This issue is sponsored
Vol. 13 No. 37
Yisrael ben Binyamin z.l.
whose Yohrzeit is on 27th Sivan.
(Adapted from the K'li Yakar)
If, as Rashi explains, Moshe sinned by striking the rock instead of talking to it, the commentaries ask, why did G-d instruct him to take his staff. After referring to the Torah's terminology "the staff", suggesting that G-d wanted a special staff to be used, the K'li Yakar asks two additional questions: 1. Why does the Torah add "from before Hashem"? Since when was Moshe's staff hidden away in the Ohel Mo'ed? 2. Why did Moshe refer to the people as 'rebels' specifically here (as opposed to the many other occasions when they grumbled).
The K'li Yakar therefore cites the Chizkuni, who explains that the staff was not Moshe's, but Aharon's, which was placed in the Ohel Mo'ed, as we learned in last week's Parshah. And G-d chose Aharon's staff, he explains, to teach Yisrael an important lesson (not in order to strike the rock with it).
We will recall from the incident in last week's Parshah that Aharon's staff sprouted blossoms and almonds, in spite of the fact that it was detached and totally dry. Yet Hashem performed a miracle and produced water from within the staff itself, which enabled it to sprout.
G-d therefore wanted Moshe to show Yisrael the staff to demonstrate to them that, just as He had extracted water from a dry stick, so too, was He able to (and was about to) extract water from a dry rock. What Moshe was then supposed to have done is to speak to the rock, to instruct it to follow the example of the staff and to produce water from within itself. For its part, the rock, which was not initially created to do that, was to take its cue from Aharon's staff and to do likewise.
Moshe did indeed "take the staff (Aharon's staff) from before Hashem as Hashem had commanded him", only his next action did not conform with G-d's command, for, in his anger, he struck the rock - with his own staff.
At K'riyas Yam-Suf (in Parshas Beshalach), Moshe was told 'Raise ('Hareim') your staff and stretch out your arm', which, according to the K'li Yakar, means that Moshe was to remove his staff and split the Sea by stretching out his arm without it. The reason for this, he explains, is because, up to that time, verything he did was done by means of the staff. This led the people to believe that it had magical powers, detracting greatly from the Divine element of all Moshe's achievements.
And that is why the Torah writes "And Yisrael saw the Great Hand ... and they believed in Hashem and in Moshe His servant". Prior to that, they had not believed, because they were able to attribute all the miracles to Moshe's 'magic' staff.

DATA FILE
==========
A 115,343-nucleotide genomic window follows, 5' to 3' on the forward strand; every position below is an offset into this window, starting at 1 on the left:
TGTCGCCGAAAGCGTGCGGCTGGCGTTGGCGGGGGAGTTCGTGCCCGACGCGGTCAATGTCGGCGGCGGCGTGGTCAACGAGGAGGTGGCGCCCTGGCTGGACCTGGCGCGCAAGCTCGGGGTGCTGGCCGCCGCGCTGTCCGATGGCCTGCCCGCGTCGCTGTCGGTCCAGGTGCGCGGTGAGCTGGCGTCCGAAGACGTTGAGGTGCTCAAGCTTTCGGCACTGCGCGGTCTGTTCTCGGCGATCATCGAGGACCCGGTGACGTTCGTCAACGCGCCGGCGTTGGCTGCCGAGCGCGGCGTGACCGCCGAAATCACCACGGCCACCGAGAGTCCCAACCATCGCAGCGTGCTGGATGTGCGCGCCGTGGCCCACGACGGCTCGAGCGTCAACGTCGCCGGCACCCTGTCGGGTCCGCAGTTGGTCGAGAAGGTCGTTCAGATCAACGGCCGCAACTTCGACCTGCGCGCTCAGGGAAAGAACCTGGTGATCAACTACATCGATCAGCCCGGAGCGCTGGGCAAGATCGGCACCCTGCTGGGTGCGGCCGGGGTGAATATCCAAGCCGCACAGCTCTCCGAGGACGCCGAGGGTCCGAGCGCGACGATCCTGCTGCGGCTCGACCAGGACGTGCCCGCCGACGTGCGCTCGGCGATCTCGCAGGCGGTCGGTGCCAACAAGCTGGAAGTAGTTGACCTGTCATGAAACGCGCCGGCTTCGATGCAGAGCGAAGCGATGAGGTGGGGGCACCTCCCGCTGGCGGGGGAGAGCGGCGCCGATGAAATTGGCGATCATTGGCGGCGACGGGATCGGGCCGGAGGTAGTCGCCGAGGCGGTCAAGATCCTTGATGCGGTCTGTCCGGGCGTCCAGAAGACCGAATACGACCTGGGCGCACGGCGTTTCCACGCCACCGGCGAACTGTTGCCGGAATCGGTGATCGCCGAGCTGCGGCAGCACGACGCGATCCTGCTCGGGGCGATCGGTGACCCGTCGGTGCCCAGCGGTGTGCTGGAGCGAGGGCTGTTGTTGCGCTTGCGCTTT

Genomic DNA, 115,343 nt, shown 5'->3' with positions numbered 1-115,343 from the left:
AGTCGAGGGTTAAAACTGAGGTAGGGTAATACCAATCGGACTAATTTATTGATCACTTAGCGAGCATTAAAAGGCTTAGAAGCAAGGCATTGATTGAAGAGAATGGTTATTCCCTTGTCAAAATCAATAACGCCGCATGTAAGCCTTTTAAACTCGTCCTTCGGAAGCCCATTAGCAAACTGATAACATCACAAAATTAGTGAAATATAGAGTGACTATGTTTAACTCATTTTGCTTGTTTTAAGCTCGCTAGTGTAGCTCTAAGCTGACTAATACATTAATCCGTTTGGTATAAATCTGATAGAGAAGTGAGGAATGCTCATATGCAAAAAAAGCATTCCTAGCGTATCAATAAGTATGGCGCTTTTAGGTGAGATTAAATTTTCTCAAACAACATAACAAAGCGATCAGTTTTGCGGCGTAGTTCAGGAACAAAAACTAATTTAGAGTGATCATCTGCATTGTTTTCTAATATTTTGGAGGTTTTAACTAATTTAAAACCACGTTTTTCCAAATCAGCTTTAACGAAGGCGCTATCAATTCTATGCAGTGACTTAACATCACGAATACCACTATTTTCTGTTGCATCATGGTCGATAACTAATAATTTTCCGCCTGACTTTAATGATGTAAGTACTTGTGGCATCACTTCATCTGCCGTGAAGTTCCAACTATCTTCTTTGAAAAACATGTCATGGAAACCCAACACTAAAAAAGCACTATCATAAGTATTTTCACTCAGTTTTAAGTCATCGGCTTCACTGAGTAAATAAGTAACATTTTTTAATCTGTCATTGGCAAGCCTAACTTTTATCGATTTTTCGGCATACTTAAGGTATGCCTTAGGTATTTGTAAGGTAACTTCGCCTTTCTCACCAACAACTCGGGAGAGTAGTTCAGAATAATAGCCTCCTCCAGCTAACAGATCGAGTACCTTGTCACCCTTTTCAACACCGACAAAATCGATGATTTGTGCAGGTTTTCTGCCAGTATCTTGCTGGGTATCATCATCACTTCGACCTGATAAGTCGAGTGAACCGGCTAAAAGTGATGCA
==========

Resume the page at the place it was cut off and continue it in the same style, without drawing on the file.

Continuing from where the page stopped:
But that was fine as far as the previous generation was concerned. The current episode took place forty years later, to a new generation who would not have remembered how Moshe split the Sea. As far as they were concerned, Moshe split the Sea with the same staff that he had performed all the miracles in Egypt.
By striking the rock instead of speaking to it, he undid all that he had achieved at the Yam-Suf - by hiding the staff. There, the Torah used the expression of 'removing' with regard to the staff (as we explained) and 'stretching' out with regard to Moshe's arm, with the result that "they believed in Hashem and in Moshe His servant". Whereas here, the Torah states that he removed his arm (meaning that he did not use it for any specific purpose) and struck (the rock) with his staff, causing a decline in the people's Emunah, in that they once again attributed the miracle to the magical powers of Moshe's staff, just like they did prior to K'riy'as Yam-Suf. That is why the Torah writes "Because you did not make the people believe in Me ... ".
Had Moshe and Aharon spoken to the rock, and referred it to Aharon's staff, as we explained earlier, the rock would have taken its cue from Aharon's staff and produced water by Moshe's command alone, causing an incalculable Kidush Hashem. And that is something that Aharon was commanded to do no less than Moshe, and explains why Aharon was punished together with Moshe. And it was when Moshe went on to strike the rock that he became guilty of the additional sin of causing Yisrael to drop their level of Emunah from what it was, a sin in which Aharon played no role.